Tuesday, September 16, 2014

A Brief History of Network Security Monitoring

Last week I was pleased to deliver the keynote at the first Security Onion Conference in Augusta, GA, organized and hosted by Doug Burks. This was probably my favorite security event of the year, attended by many fans of Security Onion and the network security monitoring (NSM) community.

Doug asked me to present the history of NSM. To convey some of the milestones in the development of this operational methodology, I developed these slides (pdf). They are all images, screen captures, and the like, but I promised to post them. For example, the image at left is the first slide from a Webinar that Bamm Visscher and I delivered on 4 December 2002, where we presented the formal definition of NSM the first time. We defined network security monitoring as

the collection, analysis, and escalation of indications and warnings to detect and respond to intrusions.

You may recognize similarities with the intelligence cycle and John Boyd's Observe - Orient - Decide Act (OODA) loop. That is not an accident.

During the presentation I noted a few key years and events:

  • 1986: The Cliff Stoll intrusions scare the government, military, and universities supporting gov and mil research.
  • 1988: Lawrence Livermore National Lab funds three security projects at UC Davis by supporting the Prof Karl Levitt's computer science lab. They include AV software, a "security profile inspector," and the "network security monitor."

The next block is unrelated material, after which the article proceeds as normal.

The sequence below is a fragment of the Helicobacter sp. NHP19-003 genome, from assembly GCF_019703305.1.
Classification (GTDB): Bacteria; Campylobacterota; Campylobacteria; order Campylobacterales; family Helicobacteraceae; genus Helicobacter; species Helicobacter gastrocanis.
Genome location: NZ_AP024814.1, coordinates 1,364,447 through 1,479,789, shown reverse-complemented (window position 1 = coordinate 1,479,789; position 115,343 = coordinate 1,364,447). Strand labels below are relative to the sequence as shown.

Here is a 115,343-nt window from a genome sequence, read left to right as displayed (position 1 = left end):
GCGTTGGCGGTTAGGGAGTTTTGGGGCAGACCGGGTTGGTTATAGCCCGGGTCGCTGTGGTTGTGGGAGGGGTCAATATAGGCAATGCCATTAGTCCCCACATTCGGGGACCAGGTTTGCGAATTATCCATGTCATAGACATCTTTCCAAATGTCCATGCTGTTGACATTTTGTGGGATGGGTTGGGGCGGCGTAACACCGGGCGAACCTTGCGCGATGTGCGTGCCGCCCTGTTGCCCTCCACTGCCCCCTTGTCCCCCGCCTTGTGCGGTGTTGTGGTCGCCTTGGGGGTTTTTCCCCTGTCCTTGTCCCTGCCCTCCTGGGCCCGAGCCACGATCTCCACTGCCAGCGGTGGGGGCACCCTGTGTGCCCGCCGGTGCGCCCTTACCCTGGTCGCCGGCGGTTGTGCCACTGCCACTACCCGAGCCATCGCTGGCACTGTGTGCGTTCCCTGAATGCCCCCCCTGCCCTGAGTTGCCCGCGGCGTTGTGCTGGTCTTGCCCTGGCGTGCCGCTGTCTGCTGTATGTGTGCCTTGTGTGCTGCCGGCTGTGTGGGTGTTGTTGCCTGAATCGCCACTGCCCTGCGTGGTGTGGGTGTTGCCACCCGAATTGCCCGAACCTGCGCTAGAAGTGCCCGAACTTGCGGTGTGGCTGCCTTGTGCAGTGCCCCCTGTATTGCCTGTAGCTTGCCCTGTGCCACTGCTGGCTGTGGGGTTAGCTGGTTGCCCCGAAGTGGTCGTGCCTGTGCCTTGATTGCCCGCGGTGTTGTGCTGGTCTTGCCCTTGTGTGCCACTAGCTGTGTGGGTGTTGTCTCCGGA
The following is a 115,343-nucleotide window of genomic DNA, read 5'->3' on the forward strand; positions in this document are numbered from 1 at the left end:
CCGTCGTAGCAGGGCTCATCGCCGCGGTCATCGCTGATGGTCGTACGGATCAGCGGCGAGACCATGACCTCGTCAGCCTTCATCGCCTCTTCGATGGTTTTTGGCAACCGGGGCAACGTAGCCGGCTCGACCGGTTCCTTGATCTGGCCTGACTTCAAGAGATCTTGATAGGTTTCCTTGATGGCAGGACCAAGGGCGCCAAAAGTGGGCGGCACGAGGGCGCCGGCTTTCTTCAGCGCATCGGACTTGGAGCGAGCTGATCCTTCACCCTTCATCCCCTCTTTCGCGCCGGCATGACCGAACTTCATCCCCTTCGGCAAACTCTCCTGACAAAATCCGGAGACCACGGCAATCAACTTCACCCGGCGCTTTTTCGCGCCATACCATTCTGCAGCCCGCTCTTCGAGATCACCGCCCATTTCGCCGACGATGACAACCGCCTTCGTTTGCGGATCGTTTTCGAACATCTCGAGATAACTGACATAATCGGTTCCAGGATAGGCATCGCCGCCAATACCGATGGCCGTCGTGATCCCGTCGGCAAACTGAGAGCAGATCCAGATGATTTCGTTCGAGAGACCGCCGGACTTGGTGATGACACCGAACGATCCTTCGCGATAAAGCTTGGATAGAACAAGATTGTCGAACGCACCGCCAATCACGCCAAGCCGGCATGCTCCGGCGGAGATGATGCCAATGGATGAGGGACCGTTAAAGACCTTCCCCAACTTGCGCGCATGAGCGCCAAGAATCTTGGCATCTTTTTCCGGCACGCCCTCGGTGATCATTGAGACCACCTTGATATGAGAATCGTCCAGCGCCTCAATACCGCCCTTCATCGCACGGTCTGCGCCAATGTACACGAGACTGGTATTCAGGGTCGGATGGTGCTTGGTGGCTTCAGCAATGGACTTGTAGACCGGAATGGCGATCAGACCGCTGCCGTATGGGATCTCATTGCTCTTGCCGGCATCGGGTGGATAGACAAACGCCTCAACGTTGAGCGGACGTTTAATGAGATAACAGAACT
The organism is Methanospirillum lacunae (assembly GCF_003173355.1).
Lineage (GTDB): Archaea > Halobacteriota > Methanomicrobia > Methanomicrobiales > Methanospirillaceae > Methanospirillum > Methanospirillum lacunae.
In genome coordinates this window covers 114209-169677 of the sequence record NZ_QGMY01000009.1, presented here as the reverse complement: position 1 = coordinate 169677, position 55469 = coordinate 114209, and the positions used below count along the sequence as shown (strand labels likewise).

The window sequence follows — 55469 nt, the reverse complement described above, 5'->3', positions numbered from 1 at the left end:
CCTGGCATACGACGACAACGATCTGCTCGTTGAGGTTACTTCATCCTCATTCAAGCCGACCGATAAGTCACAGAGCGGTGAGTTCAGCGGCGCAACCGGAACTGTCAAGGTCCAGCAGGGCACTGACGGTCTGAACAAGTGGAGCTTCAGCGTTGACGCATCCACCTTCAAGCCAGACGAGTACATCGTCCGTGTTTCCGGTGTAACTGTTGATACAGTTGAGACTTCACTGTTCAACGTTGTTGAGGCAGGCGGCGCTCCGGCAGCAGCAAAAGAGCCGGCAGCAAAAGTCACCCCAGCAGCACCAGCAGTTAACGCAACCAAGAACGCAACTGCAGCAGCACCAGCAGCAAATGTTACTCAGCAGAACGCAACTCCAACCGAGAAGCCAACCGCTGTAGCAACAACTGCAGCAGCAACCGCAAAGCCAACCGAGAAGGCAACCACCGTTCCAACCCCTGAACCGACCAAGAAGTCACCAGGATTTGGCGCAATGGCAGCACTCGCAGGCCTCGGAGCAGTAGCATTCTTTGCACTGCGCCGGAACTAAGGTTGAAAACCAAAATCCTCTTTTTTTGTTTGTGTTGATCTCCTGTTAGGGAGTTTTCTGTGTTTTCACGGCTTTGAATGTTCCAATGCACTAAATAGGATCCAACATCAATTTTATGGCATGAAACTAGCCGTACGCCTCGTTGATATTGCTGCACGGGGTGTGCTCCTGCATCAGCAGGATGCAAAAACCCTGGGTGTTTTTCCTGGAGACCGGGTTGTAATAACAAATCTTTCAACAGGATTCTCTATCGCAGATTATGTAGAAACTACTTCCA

• 1988-1990: Todd Heberlein and colleagues code and write about the NSM platform.
  • 1991: While instrumenting a DISA location suffering from excessive bandwidth usage, NSM discovers 80% of the clogged link is caused by intruder activity.
  • 1992: Former FBI Director, then assistant AG, Robert Mueller writes a letter to NIST warning that NSM might not be legal.
  • 1 October 1992: AFCERT founded.
  • 10 September 1993: AFIWC founded.
  • End of 1995: 26 Air Force sites instrumented by NSM.
  • End of 1996: 55 Air Force sites instrumented by NSM.
  • End of 1997: Over 100 Air Force sites instrumented by NSM.
  • 1999: Melissa worm prompts AFCERT to develop dedicated anti-malware team. This signaled a shift from detection of human adversaries interacting with victims to detection of mindless code interacting with victims.
  • 2001: Bamm Visscher deploys SPREG, the predecessor to Sguil, at our MSSP at Ball Aerospace.
  • 13 July 2001: Using SPREG, one of our analysts detects Code Red, 6 days prior to the public outbreak. I send a note to a mailing list on 15 July.
  • February 2003: Bamm Visscher recodes and releases Sguil as an open source NSM console.

As I noted in my presentation,. the purpose of the talk was to share the fact that NSM has a long history, some of which happened when many practitioners (including myself) were still in school.

This is not a complete history, either. For more information, please see my 2007 post Network Security Monitoring History and the foreword, written by Todd Heberlein, of my newest book The Practice of Network Security Monitoring.

Finally, I wanted to emphasize that NSM is not just full packet capture or logging full content data. NSM is a process, although my latest book defines seven types of NSM data. One of those data types is full content. You can read about all of them in the first first chapter of my book at the publisher Web site.

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